With a mileage of 160 km, this solar electric car is the answer to the increasing air pollution

26th Feb 2017
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In response to the deteriorating air quality and growing vehicular population in India, team SolarMobil of Manipal Institute of Technology has developed a prototype for a four-seater sedan car designed to run on solar power as opposed to natural oil resources.

Recognising the urgent need for sustainable energy and transportation, the 33-member SolarMobil team, comprising students from various disciplines of engineering from Manipal University, have built their third car. The SolarMobil Series 1 (SM S1) is India’s first four-seater family solar passenger car with improved performance and safety standards.

The SolarMobil team of Manipal University built their third solar electric passenger car.

Sustainable transport: an option for survival

According to a report by the Centre for Science and Environment (CSE) 2015, air pollution is one of the top 10 killers in the world and is the fifth leading cause of death in India. “Air pollution results in about 6,20,000 premature deaths which are caused by stroke, chronic obstructive pulmonary disease, heart disease, lower respiratory infections and trachea, bronchus and lung cancer, among others," the CSE report claimed

Every year, millions of motor vehicles are added to the Indian roads, which consumes close to 200 million barrels of fuel. As a result, the increased pollution and air toxicity have lead to various health hazards, more often than not leading to death. In 2016, the health ministry stated that the increase in particulate matter caused serious health consequences, costing an estimated three percent of India’s GDP.

Assembling the chassis ladder at the workshop

The students at Manipal University believe that sustainable transport is the only option left for survival. “It is the dream we dream at SolarMobil. The dream to breathe cleaner, hear better, and see clearer,” says 20-year-old Ayush Sinha, a member of the management team. 

This is the third car built by the Manipal University student team. The team has previously designed and built prototypes based on two solar cars – Freyr-1 in 2013 and Solar Electric Road Vehicle (SERVe) in 2015, which won them the third place at the CII India Innovation Challenge 2014.

Salient features of the car

The SM S1 car is a four-seater, solar-powered family car with improved performance and safety standard. It is an improved and enhanced version of their previous car, SERVe, which was a two-seater electric road vehicle.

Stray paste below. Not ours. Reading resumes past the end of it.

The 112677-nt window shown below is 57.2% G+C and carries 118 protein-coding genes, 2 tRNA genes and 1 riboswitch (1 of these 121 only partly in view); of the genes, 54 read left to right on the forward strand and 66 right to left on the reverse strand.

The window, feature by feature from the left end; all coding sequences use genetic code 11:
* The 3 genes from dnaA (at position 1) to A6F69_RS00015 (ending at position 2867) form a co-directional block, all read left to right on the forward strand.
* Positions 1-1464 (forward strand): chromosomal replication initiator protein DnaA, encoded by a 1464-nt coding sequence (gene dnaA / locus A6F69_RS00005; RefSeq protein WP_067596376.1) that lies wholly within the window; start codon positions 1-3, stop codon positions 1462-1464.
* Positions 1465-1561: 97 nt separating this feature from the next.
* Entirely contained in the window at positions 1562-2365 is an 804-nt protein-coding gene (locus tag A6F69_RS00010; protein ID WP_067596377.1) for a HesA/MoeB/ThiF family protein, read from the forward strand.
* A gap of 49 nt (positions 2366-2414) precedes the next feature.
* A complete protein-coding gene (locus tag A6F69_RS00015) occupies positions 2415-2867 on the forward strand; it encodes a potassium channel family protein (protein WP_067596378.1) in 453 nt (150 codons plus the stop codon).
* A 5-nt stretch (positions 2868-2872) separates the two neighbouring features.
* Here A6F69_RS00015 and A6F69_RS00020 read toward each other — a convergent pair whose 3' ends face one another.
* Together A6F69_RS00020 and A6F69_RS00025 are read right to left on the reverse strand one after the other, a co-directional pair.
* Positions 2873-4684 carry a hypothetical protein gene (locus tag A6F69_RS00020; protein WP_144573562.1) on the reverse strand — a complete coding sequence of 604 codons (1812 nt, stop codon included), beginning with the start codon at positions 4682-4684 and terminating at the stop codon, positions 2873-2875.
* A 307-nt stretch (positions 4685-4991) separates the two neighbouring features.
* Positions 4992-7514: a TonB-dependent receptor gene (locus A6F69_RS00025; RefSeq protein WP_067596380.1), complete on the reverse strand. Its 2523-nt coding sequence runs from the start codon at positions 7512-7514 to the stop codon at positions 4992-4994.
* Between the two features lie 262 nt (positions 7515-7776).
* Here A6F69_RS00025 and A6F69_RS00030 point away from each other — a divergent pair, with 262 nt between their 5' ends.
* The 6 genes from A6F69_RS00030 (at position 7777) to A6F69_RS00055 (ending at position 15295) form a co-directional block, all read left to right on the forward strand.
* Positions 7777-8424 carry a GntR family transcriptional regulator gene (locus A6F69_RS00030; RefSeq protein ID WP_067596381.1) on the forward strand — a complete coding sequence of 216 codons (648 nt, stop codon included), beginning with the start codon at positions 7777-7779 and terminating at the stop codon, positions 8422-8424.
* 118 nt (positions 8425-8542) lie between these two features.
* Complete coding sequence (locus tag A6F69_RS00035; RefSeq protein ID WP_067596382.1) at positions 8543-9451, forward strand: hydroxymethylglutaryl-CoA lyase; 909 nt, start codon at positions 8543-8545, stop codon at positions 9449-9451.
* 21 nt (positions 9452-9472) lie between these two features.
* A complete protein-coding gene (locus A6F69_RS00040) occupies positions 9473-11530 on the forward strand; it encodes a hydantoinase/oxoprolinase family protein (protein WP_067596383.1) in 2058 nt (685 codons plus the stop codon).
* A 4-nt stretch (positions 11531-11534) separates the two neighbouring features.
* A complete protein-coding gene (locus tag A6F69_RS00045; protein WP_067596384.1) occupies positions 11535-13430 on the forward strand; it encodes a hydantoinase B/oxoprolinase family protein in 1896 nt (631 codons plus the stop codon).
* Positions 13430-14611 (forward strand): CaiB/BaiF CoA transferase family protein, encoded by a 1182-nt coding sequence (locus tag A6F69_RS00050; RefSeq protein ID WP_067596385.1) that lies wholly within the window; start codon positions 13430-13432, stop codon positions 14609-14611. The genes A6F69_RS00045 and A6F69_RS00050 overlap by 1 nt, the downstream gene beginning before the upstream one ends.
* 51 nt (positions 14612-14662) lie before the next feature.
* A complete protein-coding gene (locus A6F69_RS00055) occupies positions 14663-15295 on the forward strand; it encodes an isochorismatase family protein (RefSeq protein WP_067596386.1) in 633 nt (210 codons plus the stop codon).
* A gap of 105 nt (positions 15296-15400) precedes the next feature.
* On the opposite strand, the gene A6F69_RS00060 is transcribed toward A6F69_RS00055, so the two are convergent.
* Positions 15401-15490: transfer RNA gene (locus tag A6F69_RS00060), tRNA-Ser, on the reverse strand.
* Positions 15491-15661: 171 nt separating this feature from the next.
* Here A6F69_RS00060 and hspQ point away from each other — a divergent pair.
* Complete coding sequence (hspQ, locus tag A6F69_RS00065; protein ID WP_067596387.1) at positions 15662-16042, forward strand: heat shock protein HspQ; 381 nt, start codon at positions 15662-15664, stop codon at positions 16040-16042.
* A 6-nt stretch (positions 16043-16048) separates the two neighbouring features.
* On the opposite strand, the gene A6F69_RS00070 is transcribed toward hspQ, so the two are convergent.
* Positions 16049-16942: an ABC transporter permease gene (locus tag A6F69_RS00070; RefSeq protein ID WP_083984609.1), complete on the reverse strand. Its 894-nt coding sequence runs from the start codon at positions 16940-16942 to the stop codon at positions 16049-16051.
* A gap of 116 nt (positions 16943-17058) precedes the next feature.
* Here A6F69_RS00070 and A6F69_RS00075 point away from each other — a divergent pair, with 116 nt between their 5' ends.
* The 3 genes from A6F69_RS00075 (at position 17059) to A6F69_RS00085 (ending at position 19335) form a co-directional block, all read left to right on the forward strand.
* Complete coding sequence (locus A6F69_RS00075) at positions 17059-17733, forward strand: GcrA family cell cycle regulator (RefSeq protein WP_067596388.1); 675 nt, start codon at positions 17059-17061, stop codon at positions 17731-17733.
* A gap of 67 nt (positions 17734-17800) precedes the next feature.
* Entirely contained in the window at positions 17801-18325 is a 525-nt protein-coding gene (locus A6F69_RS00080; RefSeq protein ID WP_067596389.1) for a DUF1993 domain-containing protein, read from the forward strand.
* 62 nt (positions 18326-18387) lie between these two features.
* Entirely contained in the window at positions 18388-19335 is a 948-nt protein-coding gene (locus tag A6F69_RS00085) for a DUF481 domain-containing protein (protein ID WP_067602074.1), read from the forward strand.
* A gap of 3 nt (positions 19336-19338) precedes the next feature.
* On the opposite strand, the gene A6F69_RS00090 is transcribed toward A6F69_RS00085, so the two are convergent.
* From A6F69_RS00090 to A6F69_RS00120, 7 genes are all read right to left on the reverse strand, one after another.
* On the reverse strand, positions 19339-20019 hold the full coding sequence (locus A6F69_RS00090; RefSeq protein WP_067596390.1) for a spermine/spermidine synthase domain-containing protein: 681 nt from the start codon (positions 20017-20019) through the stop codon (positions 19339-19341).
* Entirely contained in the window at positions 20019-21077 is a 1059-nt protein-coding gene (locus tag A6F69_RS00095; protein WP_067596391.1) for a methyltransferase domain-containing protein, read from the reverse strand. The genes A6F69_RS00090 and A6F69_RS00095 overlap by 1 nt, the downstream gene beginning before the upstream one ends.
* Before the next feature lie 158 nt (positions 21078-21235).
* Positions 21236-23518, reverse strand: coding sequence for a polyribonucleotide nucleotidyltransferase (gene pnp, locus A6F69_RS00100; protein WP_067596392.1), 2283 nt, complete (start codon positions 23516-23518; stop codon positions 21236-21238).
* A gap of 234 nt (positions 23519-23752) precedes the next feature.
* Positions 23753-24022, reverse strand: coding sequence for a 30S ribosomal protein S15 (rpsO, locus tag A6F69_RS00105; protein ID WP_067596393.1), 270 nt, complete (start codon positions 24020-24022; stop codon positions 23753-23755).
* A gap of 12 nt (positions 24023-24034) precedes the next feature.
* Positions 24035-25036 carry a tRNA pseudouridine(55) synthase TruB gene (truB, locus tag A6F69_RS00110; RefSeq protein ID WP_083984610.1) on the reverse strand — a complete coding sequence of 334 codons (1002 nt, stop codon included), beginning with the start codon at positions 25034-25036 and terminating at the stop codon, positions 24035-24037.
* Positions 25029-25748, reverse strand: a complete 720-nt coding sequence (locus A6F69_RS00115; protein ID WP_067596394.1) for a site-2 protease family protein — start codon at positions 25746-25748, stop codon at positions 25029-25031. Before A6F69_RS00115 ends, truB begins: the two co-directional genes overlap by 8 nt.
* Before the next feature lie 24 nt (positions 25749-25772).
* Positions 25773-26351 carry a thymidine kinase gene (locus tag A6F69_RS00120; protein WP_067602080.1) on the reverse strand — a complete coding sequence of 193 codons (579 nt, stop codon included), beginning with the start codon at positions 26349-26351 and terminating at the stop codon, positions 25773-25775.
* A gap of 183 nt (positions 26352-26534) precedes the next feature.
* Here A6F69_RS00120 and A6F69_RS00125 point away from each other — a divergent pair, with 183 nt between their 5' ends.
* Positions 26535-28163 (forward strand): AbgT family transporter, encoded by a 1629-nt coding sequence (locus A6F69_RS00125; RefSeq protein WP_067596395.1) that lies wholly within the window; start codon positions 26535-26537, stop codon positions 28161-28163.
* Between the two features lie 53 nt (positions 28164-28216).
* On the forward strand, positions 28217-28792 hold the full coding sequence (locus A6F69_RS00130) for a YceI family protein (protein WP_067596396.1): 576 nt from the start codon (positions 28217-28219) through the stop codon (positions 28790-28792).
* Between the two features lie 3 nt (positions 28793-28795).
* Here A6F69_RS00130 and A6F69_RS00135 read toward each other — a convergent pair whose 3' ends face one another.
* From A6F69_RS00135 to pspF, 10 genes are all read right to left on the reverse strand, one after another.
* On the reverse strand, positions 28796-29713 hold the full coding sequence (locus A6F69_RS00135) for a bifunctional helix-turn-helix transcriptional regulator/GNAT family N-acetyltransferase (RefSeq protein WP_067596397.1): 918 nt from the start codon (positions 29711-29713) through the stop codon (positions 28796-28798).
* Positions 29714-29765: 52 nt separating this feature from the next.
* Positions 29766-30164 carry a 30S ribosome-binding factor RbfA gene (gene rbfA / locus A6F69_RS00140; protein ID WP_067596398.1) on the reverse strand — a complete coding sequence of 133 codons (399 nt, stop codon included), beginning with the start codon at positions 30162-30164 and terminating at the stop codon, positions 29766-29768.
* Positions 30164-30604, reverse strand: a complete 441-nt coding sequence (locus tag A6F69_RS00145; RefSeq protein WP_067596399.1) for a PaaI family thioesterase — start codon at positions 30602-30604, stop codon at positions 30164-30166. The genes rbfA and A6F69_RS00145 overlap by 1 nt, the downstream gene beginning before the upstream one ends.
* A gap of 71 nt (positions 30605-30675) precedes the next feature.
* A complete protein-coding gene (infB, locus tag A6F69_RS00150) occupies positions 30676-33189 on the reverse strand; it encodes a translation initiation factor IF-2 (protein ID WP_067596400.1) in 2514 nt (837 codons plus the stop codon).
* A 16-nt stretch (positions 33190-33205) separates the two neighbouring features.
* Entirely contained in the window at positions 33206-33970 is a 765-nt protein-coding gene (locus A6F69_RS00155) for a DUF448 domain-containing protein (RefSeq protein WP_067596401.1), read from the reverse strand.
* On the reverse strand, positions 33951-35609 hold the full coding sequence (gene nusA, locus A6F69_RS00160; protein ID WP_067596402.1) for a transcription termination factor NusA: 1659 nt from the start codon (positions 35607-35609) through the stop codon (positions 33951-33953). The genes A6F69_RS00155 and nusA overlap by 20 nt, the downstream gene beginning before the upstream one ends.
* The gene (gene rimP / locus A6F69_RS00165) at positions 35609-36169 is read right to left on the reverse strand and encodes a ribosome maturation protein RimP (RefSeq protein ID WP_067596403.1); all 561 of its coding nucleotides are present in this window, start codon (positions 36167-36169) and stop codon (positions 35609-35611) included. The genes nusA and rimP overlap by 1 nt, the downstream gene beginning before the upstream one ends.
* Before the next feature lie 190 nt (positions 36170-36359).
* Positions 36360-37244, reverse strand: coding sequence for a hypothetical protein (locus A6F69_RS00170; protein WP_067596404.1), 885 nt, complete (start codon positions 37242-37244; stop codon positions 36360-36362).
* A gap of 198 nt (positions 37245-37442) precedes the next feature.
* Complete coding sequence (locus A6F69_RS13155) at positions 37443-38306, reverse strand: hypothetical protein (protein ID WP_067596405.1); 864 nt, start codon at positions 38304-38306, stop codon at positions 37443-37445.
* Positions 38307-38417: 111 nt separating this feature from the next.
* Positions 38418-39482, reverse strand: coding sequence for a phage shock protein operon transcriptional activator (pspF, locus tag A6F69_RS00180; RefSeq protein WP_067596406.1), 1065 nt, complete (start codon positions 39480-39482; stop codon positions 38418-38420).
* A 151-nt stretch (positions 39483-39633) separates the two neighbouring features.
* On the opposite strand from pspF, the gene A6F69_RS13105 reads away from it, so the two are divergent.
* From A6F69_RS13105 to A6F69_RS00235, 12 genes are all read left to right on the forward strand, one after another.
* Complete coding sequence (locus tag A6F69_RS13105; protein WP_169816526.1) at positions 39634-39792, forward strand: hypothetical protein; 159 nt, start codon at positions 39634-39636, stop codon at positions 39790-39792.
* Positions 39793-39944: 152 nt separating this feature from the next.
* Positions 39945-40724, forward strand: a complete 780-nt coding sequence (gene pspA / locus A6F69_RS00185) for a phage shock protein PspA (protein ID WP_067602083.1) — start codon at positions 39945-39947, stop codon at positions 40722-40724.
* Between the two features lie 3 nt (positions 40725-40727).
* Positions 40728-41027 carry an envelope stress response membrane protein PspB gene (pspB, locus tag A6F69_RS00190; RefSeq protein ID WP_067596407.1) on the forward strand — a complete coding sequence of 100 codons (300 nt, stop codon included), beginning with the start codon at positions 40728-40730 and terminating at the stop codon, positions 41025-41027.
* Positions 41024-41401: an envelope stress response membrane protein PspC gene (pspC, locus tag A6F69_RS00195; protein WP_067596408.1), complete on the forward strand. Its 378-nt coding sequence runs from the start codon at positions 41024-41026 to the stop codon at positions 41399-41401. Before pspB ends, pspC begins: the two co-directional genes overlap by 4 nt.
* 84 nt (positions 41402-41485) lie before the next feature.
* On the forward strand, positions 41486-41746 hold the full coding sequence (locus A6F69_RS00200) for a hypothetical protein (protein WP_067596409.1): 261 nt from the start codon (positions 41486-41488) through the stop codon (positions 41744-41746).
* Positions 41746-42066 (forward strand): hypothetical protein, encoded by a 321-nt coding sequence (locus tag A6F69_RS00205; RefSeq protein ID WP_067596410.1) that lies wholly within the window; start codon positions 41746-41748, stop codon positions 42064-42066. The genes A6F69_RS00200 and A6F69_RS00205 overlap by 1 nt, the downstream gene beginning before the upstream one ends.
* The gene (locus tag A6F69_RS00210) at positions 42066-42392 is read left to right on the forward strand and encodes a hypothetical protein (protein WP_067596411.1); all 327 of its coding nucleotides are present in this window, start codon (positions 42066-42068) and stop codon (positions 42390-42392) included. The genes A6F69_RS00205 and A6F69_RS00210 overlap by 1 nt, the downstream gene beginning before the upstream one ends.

The SolarMobil Series 1 design prototype.

The team made a conscious effort to create a vehicle which can be driven for commercial purpose on the Indian roads. A sedan-style design with an enhanced boot space, the SM S1 can travel 160 km on a full charge and has a top speed of 90km/hr. Further, the SM S1 series aims to provide real-time updates for the driver and has a zero emission feature.    

Passion for protecting the environment

 

At the workshop

The students are driven by the challenge to develop transportation solutions which are independent of natural oil resources. Juggling academics and research, the team, a mix of mechanical, electrical, and management students, work from 8 am to 11 pm. Post classes and labs, the team spends the entire time, including weekends, in the workshop and the SM S1 car is a result of 18 months of hard work.

Despite getting funding from the Manipal Education and Medical Group and TATA power Solar, the car prototype faced a delay of approximately six months. The team faced difficulty in procuring components specific to their design. Also, due to budget constraints finding a dealer or a manufacturer who could customise parts according to their requirement proved to be very hectic.

Hence, the team relies on crowdsourcing to gain financial assistance for logistics and maintenance. Since all the components are not easily available in the market, the external monetary support helps the students to manufacture few parts in-house in the workshop itself.

It is important to never stop believing. Falling and getting back up is what matters. It’s not that we never fall, but that we rise very time we fall,” Ayush says.

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